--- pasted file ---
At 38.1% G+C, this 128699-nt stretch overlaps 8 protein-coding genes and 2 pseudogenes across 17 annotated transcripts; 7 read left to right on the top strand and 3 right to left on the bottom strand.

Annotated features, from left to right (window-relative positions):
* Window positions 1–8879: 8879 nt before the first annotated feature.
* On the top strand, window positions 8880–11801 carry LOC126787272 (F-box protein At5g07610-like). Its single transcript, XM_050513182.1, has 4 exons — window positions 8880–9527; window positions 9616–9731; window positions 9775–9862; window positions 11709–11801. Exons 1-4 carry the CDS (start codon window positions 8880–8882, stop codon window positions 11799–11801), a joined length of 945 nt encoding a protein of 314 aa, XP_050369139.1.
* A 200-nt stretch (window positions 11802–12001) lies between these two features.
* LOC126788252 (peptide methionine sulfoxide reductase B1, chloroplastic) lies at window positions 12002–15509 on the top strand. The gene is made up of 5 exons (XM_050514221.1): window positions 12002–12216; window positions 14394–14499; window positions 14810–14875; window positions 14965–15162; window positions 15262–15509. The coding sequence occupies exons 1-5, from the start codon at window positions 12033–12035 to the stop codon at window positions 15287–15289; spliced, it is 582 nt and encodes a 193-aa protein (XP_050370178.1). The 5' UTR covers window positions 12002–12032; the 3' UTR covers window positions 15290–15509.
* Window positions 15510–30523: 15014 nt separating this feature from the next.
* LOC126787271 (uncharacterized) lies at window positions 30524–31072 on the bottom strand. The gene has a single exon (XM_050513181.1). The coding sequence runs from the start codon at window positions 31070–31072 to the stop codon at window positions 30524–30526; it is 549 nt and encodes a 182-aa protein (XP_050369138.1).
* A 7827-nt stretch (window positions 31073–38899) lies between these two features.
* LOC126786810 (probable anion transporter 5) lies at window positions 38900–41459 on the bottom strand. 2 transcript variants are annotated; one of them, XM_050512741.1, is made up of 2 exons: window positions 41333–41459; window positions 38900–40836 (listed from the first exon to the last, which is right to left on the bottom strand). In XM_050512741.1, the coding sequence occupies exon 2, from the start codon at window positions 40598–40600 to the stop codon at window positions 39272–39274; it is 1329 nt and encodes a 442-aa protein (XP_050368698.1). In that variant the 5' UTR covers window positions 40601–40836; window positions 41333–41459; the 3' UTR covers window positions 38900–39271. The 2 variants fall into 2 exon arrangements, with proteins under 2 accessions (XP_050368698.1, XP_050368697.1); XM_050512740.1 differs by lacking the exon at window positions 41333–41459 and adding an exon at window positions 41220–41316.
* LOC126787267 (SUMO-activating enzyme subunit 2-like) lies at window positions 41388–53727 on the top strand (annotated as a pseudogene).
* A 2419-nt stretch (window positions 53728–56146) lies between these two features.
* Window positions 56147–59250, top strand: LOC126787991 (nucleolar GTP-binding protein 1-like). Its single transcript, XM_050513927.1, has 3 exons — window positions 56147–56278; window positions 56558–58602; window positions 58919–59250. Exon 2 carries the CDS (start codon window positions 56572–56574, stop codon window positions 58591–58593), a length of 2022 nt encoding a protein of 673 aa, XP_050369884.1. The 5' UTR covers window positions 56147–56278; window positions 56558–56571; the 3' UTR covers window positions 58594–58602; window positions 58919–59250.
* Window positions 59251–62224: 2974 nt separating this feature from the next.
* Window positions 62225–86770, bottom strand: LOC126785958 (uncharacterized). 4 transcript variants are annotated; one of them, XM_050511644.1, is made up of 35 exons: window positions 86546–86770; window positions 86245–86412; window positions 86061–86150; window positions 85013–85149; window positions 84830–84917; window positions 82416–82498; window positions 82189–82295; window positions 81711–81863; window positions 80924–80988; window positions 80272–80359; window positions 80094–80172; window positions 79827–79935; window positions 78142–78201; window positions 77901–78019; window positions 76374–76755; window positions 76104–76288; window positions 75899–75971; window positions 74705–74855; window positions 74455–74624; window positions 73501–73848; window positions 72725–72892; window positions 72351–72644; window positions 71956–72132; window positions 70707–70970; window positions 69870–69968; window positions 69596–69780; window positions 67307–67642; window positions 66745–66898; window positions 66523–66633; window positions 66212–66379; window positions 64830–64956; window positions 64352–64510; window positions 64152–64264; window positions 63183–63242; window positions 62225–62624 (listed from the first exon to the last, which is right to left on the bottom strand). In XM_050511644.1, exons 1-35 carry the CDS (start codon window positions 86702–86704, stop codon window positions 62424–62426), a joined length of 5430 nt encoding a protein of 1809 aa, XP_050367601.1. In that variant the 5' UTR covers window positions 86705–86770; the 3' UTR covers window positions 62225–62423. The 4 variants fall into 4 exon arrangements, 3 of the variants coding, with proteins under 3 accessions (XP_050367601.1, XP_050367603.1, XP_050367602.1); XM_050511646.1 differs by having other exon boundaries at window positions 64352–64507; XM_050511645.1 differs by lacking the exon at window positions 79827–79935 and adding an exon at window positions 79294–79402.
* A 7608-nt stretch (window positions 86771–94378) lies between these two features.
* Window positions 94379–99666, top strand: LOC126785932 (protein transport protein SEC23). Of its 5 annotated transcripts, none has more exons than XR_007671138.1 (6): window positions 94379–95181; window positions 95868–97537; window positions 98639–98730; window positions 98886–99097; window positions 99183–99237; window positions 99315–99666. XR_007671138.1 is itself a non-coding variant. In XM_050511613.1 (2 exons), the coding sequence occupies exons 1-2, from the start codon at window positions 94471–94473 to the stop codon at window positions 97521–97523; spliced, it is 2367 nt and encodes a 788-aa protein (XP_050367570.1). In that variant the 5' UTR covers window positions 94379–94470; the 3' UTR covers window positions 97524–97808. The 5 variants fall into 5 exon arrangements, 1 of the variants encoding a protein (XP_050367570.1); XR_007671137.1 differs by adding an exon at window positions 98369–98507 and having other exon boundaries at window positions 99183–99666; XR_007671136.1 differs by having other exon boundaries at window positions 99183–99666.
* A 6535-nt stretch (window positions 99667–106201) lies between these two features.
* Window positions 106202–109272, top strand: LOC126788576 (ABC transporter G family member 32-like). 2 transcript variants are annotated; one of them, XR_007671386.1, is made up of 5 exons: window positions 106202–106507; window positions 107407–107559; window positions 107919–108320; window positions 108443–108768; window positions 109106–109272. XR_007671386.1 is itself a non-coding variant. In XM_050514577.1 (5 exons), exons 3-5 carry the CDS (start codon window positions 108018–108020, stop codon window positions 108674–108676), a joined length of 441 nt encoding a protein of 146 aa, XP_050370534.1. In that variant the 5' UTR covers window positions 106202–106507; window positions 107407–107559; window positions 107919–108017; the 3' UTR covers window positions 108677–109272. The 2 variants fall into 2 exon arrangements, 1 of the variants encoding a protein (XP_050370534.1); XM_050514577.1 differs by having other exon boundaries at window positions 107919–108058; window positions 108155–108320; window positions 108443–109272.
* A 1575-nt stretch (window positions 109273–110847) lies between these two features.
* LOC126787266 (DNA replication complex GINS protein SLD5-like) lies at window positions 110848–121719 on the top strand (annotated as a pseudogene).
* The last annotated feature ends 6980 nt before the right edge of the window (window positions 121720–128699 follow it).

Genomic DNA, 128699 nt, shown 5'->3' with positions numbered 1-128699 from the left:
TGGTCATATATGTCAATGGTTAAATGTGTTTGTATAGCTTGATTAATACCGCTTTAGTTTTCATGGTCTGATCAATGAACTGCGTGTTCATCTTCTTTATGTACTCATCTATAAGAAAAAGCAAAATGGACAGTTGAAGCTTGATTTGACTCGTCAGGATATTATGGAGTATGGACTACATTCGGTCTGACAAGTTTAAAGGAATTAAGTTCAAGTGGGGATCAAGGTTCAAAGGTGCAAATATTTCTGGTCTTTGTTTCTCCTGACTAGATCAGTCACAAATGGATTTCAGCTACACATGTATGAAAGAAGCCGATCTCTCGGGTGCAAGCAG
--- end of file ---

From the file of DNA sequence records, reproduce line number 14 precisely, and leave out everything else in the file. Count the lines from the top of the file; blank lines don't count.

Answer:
* Window positions 59251–62224: 2974 nt separating this feature from the next.